This past week, the Aspen born coffee company, Ink! received negative press over a mind boggling sign they displayed at their Five Points location. The sign proudly read “Happily gentrifying the neighborhood since 2014.”, in the historically black neighborhood. Much to no surprise this resulted in the store being vandalized, a protest, and national press. It’s hard to believe that any professional would sit there and think that this was a good idea or maybe they were too busy smoking Colorado’s biggest GDP contributor.
Gentrification is a bit of a controversial issue as Denver and surrounding areas are redeveloped to fit the new populations flocking to Colorado. Many individuals who have resided in Denver feels feel they are being priced out and are being forced to sell their homes, leaving them with a more troubled economic future. Gentrification is a complex issue because on one hand it does lead to nicer areas with lower crime levels, but on the other hand at its extreme it leaves no room for a truly rich diverse community.
The seemingly overnight gentrification of Five Points has left little time for the originating community to build economic power and to become business owners in the neighborhoods they are being pushed out of. Of course, what can one do? The sign that Ink! coffee displayed is not wrong. Pretty much every new coffee shop, yoga studio, health food store, etc. are part of the gentrification process of Denver.
Are coffee shops the enemy of the common person? Of course not. Coffee shops can provide a valuable space for the community connect. It’s a place where students can study, business ideas can be formed, and a place where stories can be shared. Small businesses like coffee shops are an important staple in the valued middle class. Many coffee shops in the Denver metro area do just that.
Here is my list of (7) coffee shops that go to the extra lengths to enrich the communities they reside in.
- Whittier Cafe Millete Birhanemaskel had only thing in mind when she named her coffee shop after the neighborhood it resided in. Whittier cafe is designed to be a cultural hang out for the community, specializing in African coffees, beers, and wines. Visitors are also welcome to stop by the small community library to grab a book or donate a few of their own. What really makes Whittier cafe unique is the Ethiopian coffee ceremonies that happen every Sunday at 2 p.m. Birhanemaskel explains, “People think about Africa, and they think about negative things like poverty, so I was really intentional about teaching people something beautiful about Africa.” 1710 E 25th Ave. Denver, Colorado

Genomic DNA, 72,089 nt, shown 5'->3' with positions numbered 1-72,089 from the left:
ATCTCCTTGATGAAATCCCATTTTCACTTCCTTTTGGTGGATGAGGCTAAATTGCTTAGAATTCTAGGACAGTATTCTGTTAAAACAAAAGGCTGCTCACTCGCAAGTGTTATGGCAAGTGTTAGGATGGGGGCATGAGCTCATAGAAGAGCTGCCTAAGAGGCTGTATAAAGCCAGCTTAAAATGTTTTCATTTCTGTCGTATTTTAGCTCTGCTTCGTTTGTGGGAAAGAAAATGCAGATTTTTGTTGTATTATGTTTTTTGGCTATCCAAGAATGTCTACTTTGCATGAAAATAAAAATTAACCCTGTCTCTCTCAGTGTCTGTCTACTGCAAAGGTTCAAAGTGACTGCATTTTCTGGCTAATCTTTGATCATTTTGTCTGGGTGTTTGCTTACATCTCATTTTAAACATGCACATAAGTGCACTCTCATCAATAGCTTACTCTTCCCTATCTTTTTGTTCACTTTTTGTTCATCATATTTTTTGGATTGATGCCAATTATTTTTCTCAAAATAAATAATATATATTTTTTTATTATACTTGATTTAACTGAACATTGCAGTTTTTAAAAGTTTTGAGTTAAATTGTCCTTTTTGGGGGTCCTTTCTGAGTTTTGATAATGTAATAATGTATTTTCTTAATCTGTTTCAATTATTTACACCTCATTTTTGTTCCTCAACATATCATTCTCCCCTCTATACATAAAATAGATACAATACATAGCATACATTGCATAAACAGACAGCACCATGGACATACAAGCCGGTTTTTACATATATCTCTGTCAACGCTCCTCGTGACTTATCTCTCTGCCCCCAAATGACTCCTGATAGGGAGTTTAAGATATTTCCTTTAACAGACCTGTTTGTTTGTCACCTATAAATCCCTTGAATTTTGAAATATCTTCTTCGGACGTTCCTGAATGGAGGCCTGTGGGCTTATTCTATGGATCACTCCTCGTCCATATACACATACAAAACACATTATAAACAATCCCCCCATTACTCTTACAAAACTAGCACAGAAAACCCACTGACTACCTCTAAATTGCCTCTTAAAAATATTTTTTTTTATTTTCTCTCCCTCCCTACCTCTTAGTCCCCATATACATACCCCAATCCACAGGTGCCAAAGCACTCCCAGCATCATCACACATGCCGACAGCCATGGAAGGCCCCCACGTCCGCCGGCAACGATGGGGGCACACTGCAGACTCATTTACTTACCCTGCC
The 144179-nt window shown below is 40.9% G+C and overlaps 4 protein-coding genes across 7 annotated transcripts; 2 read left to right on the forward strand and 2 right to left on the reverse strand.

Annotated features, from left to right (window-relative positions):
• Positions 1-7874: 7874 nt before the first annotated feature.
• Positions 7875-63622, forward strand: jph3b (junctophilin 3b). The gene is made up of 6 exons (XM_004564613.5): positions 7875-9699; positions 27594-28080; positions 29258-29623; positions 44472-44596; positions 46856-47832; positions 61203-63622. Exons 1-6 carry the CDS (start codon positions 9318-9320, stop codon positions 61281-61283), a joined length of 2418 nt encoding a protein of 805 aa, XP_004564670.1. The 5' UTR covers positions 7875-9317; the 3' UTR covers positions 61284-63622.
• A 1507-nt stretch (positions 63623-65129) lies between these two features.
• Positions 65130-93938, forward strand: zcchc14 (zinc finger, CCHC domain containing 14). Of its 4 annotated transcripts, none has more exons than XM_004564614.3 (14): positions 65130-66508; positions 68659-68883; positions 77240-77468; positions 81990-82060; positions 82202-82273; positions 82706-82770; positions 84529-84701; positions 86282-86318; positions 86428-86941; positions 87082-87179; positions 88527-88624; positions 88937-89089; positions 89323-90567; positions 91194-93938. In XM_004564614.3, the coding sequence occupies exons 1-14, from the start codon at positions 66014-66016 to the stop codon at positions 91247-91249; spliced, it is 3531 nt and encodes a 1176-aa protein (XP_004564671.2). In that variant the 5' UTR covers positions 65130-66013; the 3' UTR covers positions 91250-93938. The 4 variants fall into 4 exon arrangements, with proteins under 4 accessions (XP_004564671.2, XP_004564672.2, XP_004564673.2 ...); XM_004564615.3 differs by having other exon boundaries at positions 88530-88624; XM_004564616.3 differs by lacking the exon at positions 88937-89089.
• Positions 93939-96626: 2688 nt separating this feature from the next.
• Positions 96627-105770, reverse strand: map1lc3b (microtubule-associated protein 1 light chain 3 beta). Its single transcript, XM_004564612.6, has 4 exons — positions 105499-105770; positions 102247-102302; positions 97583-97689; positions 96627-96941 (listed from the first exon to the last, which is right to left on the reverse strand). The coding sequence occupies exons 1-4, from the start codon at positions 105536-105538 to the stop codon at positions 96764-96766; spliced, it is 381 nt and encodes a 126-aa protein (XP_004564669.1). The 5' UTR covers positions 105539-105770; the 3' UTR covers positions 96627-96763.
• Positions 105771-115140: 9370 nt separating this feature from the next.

Cooper Door Coffee was started by Sinjin Eberle in 2006, becoming an early innovator in the now bursting indie coffee industry. Hannah Ulbrich learned from Copper’s former owner and then bought the business in 2014, becoming the first female-owned roasting company in Denver. Hannah is glad to blend science and creativity in the coffee she offers in small roasted batches or in the fresh cups you can purchase at her cafes.
932 Jersey St. Denver, CO 80220
900 W. 1st Ave. #180 Denver, CO 80223
Where can you purchase a cup of coffee that truly supports The American Dream? At Emily’s Coffee, located inside Emily Griffith Technical College. The baristas at Emily’s Coffee are refugees and immigrants who are learning English and are taking their first steps within the American working culture. The pastries served at the cafe are baked by students from the Emily Griffith baking program, which go wonderfully with a cup of coffee.
Prodigy coffee provides a one of a kind year-long apprenticeship program for young adults struggling in school or their current work endeavors. The apprenticeship program encourages at-risk youth to build the skills they need to be successful in their own career goals and to enrich their own communities. Best of all those who take part in the apprenticeship earn a Denver living wage of $15 an hour plus tips. Prodigy coffee offers up to four hours of free daytime working space work spaces for all who are interested, but especially for those who are working to do good in the local community.
3801 E 40th Ave, Denver, CO
Michelle and Babette opened Quince Essential Coffee House in 2015 in hope of creating a local hangout for people of all walks of life. This coffee hangout offers open mic nights every first Saturday. They’ve hosted everything from acapella groups to live painters. Of course all creative types are welcome to strut their stuff. If you are looking to find a small town oriented coffee house right in the center of Denver then look no further than Quince Essential coffee shop.
1447 Quince St, Denver, CO
If you happen to be in the Five Points area and are looking for independent coffee shop then check out Purple Door Coffee House. The cafe is works to employs teens and young adults who are experiencing homelessness and are looking for a way to transition out of their position. The coffee shop got its name from referencing the fact that purples was historically linked to royalty. The organizations believes that every person, no matter their station in life, has value and deserves to be treated like royalty.
2962 Welton St. Denver, CO